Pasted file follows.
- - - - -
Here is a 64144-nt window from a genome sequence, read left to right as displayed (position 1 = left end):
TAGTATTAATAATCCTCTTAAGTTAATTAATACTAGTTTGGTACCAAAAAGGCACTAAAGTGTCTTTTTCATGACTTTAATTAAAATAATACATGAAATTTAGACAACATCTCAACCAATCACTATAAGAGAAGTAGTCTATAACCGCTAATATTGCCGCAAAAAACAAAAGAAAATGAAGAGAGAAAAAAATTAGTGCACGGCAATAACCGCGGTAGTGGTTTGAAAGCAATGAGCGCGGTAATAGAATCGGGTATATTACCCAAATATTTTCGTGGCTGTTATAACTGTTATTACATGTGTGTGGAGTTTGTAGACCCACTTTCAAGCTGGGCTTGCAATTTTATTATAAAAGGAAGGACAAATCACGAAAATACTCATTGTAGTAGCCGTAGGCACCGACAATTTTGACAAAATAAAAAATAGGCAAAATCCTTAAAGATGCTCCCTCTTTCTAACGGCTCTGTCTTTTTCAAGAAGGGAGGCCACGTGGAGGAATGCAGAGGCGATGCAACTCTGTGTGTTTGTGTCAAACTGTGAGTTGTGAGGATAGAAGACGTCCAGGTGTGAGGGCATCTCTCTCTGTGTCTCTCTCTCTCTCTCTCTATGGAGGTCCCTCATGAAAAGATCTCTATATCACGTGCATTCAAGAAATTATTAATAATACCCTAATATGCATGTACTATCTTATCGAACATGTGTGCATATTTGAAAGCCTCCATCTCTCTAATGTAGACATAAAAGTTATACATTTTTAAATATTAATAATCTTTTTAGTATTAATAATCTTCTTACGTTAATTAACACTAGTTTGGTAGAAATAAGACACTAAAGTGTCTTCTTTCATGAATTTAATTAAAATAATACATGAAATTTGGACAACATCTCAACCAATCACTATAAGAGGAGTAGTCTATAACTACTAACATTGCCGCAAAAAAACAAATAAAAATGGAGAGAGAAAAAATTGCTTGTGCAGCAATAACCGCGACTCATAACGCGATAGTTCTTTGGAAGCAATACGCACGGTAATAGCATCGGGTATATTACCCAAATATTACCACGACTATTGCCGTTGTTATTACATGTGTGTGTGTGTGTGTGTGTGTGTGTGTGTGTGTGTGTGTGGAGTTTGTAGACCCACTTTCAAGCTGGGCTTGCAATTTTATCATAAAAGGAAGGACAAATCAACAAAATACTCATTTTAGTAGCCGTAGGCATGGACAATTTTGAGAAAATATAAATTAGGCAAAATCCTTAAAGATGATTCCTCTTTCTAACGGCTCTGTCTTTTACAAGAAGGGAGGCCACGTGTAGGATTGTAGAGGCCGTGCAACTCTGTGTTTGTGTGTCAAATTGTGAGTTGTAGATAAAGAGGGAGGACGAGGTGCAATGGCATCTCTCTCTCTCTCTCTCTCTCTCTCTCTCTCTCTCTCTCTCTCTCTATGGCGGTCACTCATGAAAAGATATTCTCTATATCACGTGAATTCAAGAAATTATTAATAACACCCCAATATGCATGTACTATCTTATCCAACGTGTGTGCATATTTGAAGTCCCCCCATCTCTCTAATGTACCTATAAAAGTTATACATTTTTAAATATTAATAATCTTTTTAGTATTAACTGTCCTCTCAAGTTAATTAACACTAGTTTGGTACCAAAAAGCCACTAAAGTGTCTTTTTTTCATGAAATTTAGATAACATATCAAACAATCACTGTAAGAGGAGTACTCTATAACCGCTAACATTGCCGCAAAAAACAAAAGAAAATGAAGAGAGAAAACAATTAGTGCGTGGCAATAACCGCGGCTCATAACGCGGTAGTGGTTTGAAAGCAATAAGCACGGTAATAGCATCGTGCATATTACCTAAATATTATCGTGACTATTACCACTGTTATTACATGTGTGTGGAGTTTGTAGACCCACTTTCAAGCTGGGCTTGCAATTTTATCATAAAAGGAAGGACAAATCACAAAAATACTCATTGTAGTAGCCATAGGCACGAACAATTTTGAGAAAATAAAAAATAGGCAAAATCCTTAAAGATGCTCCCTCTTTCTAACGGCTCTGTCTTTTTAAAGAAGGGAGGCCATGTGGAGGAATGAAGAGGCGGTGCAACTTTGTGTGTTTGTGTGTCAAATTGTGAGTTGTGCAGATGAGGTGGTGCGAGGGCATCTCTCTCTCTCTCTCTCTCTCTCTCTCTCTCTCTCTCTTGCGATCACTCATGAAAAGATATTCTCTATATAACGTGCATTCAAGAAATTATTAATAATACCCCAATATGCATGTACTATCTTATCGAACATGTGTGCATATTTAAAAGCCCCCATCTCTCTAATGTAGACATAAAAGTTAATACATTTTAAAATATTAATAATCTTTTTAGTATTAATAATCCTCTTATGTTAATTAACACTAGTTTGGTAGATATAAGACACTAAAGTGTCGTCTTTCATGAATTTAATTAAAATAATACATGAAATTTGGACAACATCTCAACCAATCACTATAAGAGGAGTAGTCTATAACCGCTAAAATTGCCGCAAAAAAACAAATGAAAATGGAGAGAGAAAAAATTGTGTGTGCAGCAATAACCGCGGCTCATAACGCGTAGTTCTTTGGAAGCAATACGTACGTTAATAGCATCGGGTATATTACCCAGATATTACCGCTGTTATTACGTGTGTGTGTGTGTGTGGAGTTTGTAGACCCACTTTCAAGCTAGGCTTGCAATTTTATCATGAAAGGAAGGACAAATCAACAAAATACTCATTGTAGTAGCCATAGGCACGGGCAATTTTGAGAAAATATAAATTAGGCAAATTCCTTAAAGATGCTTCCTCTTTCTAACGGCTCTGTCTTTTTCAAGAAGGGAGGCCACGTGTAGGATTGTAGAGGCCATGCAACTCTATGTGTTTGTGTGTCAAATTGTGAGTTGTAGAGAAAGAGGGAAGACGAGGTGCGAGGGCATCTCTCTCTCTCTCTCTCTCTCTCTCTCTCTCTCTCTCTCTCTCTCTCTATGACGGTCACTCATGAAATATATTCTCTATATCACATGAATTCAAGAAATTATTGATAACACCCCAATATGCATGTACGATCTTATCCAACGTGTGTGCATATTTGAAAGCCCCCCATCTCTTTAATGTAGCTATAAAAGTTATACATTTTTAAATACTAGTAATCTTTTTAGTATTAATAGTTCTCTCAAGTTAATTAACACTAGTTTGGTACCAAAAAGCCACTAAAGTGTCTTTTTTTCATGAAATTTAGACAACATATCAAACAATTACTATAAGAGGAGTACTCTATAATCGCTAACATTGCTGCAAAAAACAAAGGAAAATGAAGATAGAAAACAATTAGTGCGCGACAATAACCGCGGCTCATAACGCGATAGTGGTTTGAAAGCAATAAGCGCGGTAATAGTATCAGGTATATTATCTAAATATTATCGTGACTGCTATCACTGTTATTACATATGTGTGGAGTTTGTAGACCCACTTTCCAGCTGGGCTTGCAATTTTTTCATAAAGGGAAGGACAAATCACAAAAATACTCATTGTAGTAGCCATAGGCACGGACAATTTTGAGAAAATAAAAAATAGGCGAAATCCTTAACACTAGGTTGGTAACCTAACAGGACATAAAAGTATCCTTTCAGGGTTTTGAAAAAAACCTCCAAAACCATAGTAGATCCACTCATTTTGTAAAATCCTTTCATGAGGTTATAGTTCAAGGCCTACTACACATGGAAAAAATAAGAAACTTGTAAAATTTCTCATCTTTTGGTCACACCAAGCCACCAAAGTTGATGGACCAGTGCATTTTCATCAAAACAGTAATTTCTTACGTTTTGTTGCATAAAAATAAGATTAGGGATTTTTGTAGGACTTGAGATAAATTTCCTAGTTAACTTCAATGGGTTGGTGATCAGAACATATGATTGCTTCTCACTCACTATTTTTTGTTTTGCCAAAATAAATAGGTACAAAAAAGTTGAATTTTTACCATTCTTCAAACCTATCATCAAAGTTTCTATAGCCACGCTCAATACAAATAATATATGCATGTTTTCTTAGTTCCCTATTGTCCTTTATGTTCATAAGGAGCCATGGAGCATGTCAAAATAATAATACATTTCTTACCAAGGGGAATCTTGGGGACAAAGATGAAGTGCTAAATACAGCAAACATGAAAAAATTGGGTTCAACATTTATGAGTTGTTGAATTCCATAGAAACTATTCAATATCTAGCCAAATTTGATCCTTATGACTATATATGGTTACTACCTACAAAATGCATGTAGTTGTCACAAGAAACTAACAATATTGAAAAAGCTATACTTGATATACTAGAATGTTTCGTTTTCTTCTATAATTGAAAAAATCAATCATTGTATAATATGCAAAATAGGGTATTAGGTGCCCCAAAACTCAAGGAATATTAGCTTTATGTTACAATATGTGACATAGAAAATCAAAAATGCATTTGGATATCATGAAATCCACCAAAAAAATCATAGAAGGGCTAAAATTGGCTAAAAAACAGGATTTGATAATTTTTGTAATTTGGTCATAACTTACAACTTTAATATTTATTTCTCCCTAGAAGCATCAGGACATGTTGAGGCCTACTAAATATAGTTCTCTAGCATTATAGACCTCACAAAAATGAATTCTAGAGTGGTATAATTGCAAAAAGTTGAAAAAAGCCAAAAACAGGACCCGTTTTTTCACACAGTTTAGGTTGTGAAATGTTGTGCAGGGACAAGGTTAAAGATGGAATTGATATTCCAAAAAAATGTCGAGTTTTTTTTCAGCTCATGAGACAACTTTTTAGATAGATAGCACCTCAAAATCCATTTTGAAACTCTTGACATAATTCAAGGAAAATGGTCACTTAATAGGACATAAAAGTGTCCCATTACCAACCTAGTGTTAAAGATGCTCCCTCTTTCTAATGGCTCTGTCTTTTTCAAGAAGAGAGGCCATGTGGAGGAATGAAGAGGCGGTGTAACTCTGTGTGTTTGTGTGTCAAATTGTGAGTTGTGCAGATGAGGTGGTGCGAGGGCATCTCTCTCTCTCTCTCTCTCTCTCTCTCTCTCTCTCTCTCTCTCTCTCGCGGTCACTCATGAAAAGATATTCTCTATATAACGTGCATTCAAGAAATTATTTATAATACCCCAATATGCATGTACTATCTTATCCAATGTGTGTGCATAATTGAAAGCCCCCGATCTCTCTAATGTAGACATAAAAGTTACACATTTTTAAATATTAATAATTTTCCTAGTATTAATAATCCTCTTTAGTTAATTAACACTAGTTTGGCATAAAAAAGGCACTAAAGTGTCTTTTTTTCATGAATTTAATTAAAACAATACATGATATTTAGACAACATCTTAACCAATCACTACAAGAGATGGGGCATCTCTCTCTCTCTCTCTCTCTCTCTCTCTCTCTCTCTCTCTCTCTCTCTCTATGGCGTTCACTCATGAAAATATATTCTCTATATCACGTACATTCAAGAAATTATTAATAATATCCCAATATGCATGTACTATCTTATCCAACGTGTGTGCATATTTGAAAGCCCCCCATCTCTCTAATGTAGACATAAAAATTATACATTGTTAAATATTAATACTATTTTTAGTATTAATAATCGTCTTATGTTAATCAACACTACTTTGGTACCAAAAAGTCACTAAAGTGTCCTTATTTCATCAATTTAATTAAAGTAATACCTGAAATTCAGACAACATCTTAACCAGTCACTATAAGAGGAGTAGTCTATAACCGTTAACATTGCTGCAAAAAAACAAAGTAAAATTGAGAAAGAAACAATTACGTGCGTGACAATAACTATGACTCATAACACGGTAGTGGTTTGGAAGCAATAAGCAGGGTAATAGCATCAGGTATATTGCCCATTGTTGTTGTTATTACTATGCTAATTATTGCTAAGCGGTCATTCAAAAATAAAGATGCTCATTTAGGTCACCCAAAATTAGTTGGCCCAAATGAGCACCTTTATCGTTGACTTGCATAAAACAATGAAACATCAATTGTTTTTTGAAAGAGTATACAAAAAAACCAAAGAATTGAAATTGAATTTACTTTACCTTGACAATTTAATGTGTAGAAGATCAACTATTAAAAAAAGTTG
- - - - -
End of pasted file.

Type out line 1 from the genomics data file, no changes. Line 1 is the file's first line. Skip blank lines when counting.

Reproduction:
Here is a 64144-nt window from a genome sequence, read left to right as displayed (position 1 = left end):